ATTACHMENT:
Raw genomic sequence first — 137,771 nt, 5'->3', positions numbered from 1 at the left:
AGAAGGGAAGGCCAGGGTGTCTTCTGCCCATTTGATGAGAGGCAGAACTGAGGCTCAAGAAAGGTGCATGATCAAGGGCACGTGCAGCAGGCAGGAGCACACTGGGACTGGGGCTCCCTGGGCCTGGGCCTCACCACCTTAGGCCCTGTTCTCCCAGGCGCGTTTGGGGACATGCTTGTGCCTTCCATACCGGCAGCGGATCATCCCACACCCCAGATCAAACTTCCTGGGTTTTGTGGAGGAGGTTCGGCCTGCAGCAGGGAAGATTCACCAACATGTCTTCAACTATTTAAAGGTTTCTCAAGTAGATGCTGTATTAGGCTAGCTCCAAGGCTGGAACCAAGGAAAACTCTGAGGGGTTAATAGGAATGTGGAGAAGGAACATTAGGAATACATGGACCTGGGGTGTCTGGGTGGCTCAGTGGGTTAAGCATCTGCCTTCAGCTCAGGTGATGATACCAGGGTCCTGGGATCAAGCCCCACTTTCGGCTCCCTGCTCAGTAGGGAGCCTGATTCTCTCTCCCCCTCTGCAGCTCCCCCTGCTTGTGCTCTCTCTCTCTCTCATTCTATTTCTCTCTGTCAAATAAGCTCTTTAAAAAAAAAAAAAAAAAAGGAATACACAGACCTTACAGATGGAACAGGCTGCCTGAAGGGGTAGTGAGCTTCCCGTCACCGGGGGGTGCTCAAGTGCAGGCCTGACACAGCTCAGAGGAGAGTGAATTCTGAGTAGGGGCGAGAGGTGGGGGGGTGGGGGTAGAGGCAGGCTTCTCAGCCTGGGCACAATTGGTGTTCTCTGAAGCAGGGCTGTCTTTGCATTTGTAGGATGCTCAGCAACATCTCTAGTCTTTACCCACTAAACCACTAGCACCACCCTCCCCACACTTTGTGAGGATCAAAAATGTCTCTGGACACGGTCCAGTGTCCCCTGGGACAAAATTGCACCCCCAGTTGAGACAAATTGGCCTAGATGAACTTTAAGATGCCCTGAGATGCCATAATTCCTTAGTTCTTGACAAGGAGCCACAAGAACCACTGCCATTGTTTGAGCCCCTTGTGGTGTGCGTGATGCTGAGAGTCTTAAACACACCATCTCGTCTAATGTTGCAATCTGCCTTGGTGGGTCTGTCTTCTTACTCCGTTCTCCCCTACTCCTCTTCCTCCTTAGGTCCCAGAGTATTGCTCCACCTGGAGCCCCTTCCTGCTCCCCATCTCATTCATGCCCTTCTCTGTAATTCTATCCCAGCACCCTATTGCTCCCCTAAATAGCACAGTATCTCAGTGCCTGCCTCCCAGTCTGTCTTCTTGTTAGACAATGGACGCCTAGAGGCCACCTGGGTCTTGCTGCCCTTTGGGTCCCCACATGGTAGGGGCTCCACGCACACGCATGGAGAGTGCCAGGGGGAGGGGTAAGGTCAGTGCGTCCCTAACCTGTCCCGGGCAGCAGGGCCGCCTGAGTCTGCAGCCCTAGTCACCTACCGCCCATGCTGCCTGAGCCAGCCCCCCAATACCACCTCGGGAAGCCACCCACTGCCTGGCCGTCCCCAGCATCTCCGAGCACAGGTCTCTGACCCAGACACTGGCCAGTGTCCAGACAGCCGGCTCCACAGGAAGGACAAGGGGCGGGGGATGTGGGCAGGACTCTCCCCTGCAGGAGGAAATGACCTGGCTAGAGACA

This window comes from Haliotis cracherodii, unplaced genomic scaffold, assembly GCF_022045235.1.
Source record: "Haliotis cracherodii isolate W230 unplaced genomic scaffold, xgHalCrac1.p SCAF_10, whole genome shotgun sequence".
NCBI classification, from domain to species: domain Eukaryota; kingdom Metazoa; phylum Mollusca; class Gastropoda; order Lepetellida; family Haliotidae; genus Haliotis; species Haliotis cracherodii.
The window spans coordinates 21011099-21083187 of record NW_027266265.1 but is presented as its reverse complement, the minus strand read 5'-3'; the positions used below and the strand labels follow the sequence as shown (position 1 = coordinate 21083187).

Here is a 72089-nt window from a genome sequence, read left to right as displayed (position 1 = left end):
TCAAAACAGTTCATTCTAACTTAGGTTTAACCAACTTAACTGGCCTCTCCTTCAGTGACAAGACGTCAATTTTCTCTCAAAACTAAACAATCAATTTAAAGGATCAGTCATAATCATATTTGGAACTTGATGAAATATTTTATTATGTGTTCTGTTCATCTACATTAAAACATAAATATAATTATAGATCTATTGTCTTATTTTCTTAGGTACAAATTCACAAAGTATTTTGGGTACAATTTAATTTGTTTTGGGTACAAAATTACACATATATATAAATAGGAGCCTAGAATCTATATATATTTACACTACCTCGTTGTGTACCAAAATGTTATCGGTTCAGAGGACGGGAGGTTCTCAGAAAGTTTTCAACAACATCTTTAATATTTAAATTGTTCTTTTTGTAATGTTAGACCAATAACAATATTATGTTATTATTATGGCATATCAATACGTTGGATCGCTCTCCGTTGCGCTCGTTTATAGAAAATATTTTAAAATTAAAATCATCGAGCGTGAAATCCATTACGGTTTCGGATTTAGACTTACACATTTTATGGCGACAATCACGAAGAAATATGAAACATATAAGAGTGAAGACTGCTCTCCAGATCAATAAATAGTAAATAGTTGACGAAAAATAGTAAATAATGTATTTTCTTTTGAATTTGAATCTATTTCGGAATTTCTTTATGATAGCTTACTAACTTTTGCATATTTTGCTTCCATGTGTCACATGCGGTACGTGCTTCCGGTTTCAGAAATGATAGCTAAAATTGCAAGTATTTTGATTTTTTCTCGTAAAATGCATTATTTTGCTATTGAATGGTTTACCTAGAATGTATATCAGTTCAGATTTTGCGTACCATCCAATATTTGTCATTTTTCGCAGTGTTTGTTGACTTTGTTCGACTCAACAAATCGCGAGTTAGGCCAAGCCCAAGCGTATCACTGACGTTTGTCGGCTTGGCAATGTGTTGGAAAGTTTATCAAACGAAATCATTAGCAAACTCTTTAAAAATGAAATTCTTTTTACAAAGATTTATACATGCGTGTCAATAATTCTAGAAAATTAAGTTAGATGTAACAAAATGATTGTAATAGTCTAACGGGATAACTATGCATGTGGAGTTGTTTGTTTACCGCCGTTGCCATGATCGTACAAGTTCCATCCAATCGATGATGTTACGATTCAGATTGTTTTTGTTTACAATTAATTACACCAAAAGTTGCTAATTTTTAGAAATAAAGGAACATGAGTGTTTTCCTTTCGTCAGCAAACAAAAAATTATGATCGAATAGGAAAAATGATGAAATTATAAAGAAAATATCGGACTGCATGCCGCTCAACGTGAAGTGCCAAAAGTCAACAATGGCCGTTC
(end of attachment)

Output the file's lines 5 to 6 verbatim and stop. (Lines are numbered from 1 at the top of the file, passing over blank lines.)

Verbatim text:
NCBI classification, from domain to species: domain Eukaryota; kingdom Metazoa; phylum Mollusca; class Gastropoda; order Lepetellida; family Haliotidae; genus Haliotis; species Haliotis cracherodii.
The window spans coordinates 21011099-21083187 of record NW_027266265.1 but is presented as its reverse complement, the minus strand read 5'-3'; the positions used below and the strand labels follow the sequence as shown (position 1 = coordinate 21083187).